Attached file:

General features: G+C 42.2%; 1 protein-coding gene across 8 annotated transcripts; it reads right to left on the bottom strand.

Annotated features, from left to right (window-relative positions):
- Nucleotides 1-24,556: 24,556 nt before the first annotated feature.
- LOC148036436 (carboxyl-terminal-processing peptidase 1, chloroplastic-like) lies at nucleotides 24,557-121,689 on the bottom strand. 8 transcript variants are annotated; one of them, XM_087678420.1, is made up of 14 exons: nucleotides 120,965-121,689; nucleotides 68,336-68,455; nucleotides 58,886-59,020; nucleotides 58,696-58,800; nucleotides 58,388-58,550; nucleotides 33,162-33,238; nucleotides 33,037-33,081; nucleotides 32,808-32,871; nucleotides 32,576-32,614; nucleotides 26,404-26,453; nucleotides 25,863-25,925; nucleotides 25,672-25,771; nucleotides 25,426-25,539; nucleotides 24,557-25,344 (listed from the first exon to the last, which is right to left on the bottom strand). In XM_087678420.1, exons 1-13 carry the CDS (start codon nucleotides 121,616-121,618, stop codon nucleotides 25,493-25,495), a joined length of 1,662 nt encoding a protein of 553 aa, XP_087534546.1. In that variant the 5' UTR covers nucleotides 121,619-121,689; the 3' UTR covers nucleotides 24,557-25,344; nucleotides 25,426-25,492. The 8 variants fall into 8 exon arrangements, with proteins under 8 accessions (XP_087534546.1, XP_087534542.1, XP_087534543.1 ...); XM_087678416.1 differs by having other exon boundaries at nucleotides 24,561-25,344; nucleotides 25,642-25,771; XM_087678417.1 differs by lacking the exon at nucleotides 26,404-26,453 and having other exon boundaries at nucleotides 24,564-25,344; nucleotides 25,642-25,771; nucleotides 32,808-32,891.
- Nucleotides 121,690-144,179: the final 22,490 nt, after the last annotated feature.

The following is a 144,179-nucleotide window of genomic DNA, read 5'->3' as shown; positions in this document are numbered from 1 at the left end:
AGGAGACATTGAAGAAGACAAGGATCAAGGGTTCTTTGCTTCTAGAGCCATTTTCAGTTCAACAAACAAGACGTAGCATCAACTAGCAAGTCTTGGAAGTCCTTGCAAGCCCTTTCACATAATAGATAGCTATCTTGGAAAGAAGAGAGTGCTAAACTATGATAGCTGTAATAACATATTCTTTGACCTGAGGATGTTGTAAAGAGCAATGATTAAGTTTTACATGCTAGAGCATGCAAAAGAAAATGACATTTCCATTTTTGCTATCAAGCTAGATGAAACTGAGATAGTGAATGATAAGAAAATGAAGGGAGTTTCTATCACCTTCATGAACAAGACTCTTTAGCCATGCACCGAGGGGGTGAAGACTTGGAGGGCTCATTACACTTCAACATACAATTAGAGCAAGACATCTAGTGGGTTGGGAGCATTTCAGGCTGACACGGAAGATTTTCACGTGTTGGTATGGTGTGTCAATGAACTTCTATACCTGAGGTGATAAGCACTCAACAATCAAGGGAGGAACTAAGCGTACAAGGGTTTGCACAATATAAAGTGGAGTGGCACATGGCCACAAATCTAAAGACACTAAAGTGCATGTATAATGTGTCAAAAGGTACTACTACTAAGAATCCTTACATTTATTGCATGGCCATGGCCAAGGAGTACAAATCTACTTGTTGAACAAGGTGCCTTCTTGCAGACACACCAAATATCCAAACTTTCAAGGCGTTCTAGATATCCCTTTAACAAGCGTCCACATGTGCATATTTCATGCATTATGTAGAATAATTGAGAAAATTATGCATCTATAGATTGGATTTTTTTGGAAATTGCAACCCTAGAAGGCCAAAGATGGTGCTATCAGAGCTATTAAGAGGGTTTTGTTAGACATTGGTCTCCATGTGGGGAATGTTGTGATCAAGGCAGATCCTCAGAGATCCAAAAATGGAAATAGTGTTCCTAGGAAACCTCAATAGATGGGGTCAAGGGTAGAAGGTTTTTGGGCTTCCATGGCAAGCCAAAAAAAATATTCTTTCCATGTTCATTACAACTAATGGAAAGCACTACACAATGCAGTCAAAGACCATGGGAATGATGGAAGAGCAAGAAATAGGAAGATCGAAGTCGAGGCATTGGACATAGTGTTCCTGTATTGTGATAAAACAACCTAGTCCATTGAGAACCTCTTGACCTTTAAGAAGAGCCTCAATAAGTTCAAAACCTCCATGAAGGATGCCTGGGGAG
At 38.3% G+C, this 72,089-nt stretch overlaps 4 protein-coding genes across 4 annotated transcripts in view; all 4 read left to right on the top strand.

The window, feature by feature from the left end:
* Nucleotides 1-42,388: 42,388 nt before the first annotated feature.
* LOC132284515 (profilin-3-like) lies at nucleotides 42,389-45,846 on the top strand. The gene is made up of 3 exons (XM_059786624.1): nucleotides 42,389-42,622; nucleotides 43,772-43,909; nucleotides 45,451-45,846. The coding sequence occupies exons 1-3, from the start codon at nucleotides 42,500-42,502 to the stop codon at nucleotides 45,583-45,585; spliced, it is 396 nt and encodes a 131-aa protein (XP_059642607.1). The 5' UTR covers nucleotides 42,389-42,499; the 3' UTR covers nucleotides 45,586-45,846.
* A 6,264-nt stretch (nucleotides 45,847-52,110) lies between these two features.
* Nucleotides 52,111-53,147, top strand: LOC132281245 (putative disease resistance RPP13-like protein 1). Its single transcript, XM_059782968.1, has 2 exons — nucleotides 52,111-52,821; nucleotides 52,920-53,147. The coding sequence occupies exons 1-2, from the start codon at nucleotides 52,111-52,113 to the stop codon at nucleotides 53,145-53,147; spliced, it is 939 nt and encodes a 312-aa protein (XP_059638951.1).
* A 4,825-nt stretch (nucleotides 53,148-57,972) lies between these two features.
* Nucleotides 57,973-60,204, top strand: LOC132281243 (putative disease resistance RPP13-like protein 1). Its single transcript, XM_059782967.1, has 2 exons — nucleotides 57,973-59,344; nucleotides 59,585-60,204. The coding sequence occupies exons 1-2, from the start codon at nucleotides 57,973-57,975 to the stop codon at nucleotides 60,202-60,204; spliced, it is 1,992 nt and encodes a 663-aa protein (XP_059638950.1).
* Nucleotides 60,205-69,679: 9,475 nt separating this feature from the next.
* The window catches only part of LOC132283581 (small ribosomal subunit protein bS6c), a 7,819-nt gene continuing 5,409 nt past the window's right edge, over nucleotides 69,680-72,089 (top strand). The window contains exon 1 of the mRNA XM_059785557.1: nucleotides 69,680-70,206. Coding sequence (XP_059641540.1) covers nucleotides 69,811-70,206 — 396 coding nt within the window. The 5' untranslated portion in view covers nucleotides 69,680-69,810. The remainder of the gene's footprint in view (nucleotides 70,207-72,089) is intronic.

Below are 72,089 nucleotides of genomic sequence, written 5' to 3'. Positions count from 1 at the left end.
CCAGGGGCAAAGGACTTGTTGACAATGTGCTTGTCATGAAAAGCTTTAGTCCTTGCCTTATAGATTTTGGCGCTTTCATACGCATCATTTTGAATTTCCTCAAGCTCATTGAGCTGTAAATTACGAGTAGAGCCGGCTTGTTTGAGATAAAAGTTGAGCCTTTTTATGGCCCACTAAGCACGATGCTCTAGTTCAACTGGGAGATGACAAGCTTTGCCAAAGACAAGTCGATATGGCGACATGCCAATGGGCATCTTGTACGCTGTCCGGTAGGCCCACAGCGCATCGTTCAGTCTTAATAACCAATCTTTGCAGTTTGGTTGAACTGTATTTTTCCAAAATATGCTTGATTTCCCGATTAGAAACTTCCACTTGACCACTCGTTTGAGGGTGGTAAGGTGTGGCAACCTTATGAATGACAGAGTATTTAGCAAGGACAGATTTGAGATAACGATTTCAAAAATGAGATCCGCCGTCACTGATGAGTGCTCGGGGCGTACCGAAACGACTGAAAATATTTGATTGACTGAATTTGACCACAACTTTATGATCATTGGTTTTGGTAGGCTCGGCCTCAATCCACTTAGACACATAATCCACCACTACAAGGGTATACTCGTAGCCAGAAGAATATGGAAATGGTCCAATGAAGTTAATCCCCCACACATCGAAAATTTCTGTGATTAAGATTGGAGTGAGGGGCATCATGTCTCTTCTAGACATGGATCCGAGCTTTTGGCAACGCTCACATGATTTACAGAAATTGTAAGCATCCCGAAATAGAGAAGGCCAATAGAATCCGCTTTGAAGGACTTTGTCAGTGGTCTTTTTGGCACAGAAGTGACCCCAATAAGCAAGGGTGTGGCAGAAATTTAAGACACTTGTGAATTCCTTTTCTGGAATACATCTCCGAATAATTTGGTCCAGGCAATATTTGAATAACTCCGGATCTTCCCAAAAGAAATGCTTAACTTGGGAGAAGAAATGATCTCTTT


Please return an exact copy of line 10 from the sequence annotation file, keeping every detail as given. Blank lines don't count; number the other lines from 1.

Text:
* Nucleotides 1-42,388: 42,388 nt before the first annotated feature.